Anna and those around him, such as Arvind Kejriwal and Kiran Bedi, point out how the Jan Lokpal bill has vastly improved upon the official Lokpal bill, offering hope for drastic action being taken against bribe-takers. To be specific, the civil society bill will cover bureaucrats and judges also, in addition to the Prime Minister, Ministers and Members of Parliament. It will not be a hollow, toothless recommendatory body as the one that is envisaged by the official bill. It will go far beyond that and function as a prosecuting agency, with the Central Bureau of Investigation (CBI) being a part of it.

Despite Union Human Resource Development Minister Kapil Sibal's appeal that the situation should not degenerate into a ‘they' vs. ‘us' confrontation, the fact remains that it has become one. There are certainly two parties to the issue, and neither is relenting. Anna Hazare says he had written several times on the subject to the Prime Minister, without any response. This is why he had no alternative but to go on a fast, just as the Mahatma did while fighting the alien ruler. The government, mainly in the form of Mr. Sibal, believes it cannot abdicate its absolute authority, and cannot cave in to the pressure that strikes at the roots of the Constitution.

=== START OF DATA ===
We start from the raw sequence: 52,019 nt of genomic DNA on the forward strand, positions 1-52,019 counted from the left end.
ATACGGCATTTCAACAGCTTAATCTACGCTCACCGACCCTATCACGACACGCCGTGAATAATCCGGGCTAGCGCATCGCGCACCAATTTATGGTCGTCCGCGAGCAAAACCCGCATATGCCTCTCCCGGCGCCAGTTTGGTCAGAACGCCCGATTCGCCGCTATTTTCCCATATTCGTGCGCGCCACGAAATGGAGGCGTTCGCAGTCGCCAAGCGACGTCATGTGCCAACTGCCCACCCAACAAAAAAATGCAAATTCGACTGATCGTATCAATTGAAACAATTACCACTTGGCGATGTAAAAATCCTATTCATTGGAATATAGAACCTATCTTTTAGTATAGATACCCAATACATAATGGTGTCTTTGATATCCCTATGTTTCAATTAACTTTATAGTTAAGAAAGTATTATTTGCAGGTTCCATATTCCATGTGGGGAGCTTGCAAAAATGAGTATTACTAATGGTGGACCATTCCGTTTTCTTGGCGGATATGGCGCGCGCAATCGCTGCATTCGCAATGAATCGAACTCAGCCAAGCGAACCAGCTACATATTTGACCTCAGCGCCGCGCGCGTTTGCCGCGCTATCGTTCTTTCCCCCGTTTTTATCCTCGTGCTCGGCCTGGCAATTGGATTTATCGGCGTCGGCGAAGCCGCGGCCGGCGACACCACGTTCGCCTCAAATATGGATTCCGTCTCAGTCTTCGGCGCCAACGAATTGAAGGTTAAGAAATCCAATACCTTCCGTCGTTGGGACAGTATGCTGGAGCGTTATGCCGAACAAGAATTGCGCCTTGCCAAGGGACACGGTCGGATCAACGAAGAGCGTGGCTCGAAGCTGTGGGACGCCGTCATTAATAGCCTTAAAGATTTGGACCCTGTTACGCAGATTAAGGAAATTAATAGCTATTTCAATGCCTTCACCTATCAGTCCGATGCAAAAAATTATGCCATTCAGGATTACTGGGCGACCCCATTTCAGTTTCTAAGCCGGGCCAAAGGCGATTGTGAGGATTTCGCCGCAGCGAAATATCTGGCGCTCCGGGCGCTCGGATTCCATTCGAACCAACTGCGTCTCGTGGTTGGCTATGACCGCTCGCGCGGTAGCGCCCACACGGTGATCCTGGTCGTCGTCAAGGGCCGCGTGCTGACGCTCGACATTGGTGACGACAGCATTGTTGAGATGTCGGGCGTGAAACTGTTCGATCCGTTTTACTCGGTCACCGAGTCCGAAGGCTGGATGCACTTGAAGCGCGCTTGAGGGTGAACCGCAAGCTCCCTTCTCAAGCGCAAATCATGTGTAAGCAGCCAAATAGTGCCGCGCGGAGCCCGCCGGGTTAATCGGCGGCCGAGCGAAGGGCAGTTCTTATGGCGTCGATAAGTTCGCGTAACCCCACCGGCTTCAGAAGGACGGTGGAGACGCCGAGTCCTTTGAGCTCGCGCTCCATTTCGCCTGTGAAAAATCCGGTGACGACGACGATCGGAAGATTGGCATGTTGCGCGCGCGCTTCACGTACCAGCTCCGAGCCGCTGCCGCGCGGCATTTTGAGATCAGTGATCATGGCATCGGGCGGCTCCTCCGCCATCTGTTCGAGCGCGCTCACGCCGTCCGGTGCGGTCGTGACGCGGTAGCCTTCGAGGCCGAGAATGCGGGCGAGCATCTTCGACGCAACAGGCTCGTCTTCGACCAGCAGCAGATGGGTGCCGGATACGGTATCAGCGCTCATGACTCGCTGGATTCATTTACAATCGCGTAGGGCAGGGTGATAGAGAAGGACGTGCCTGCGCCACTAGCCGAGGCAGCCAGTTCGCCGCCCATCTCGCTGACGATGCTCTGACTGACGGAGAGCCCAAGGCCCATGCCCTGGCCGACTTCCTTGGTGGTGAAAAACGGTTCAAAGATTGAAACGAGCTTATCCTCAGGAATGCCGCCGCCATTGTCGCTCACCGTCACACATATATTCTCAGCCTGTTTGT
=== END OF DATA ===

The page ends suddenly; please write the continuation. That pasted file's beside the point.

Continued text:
Amid this wrangling, there is a definite danger to Anna's life. You are not dealing here with a young person, and a 72-year-old individual has limited physical reserves. There does not seem to be a full appreciation of the risks involved. If it is the government's assessment that even in the worst case scenario there is no possibility of a popular uprising because Anna is a political lightweight, my feeling is that the government is being unethical and is playing with fire. If the government believes that Anna is being unreasonable in seeking to pressure constitutional authority, in a way that will also be tantamount to disrespecting the Father of the Nation. It will, in the process, discountenance whatever the Mahatma stood for.